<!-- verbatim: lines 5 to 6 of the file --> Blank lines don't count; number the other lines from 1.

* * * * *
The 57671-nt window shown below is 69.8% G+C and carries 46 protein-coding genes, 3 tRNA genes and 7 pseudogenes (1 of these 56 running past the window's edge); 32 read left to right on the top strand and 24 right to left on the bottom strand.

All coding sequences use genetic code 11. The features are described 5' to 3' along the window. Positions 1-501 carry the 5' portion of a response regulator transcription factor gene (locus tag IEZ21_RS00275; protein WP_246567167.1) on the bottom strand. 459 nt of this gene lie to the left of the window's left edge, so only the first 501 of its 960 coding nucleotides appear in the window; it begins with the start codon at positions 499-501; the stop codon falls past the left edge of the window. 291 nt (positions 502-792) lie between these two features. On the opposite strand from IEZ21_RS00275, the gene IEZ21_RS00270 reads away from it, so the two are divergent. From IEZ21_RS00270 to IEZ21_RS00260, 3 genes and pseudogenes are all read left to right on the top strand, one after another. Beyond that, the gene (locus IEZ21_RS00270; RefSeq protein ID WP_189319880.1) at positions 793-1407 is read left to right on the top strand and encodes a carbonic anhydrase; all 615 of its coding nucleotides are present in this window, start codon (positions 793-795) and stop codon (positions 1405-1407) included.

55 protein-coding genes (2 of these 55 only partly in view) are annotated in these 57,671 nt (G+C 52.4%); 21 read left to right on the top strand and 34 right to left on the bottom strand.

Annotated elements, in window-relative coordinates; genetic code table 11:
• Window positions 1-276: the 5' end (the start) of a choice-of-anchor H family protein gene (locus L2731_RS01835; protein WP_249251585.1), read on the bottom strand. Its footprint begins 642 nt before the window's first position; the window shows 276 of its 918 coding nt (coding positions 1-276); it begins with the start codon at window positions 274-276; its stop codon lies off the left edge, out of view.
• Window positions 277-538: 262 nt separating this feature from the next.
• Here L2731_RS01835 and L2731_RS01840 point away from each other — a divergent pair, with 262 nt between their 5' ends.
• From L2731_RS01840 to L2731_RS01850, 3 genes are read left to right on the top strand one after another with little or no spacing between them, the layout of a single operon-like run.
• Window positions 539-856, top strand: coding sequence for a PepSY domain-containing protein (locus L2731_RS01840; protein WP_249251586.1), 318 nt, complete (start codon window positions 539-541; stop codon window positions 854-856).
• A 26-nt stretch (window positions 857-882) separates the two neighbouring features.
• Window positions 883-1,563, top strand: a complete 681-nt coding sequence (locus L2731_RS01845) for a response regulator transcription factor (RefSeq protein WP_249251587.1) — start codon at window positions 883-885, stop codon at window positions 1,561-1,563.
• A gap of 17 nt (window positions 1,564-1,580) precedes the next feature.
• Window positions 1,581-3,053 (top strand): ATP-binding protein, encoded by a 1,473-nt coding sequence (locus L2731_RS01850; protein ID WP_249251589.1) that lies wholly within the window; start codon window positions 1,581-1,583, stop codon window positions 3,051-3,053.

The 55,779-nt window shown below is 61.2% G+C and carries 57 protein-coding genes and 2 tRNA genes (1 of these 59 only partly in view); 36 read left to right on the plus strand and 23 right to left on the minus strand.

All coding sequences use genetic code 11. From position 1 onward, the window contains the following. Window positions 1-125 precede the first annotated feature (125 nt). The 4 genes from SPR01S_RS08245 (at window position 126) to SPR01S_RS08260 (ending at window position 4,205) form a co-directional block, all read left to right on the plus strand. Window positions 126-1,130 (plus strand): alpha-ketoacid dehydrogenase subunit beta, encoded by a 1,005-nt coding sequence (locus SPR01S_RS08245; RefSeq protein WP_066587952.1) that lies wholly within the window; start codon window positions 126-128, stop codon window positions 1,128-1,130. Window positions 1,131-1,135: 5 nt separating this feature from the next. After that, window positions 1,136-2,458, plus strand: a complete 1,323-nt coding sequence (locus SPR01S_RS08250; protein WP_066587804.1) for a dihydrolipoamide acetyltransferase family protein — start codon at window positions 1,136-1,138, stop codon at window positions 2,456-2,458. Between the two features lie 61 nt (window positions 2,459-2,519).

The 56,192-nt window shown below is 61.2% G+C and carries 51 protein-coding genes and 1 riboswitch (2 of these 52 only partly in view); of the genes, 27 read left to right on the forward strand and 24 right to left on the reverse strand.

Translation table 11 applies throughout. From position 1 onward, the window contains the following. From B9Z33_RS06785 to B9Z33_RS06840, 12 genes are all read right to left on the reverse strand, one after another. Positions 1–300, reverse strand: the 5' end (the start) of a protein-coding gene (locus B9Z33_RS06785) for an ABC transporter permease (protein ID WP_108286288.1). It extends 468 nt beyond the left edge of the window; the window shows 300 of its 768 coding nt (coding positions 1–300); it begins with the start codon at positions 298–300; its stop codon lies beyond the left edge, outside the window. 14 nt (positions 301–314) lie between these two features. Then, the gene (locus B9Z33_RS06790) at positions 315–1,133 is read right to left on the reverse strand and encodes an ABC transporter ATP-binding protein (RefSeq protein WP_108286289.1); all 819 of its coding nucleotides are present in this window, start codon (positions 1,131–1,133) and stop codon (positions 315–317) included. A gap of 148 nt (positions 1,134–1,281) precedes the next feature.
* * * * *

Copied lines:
• Window positions 1-276: the 5' end (the start) of a choice-of-anchor H family protein gene (locus L2731_RS01835; protein WP_249251585.1), read on the bottom strand. Its footprint begins 642 nt before the window's first position; the window shows 276 of its 918 coding nt (coding positions 1-276); it begins with the start codon at window positions 274-276; its stop codon lies off the left edge, out of view.
• Window positions 277-538: 262 nt separating this feature from the next.